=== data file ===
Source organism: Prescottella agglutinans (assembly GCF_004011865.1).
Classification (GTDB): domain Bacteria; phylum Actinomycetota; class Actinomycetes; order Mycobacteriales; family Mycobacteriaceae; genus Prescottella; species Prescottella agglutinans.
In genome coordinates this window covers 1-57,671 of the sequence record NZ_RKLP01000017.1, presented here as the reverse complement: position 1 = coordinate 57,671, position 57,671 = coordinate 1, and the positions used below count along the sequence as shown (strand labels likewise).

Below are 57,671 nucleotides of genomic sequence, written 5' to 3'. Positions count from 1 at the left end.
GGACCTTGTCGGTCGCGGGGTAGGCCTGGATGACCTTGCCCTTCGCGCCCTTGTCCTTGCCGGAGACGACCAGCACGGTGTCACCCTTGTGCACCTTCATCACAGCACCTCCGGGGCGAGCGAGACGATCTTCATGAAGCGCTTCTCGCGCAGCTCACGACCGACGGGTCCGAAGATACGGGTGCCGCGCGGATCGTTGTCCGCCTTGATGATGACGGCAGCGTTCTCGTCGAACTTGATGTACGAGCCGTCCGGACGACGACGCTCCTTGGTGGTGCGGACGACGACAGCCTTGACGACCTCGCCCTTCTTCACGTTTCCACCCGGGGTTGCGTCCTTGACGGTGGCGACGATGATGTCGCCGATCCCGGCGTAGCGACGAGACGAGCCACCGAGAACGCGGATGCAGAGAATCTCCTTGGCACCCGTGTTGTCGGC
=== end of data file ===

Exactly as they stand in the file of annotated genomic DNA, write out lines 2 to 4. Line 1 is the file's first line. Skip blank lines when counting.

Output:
Classification (GTDB): domain Bacteria; phylum Actinomycetota; class Actinomycetes; order Mycobacteriales; family Mycobacteriaceae; genus Prescottella; species Prescottella agglutinans.
In genome coordinates this window covers 1-57,671 of the sequence record NZ_RKLP01000017.1, presented here as the reverse complement: position 1 = coordinate 57,671, position 57,671 = coordinate 1, and the positions used below count along the sequence as shown (strand labels likewise).

Below are 57,671 nucleotides of genomic sequence, written 5' to 3'. Positions count from 1 at the left end.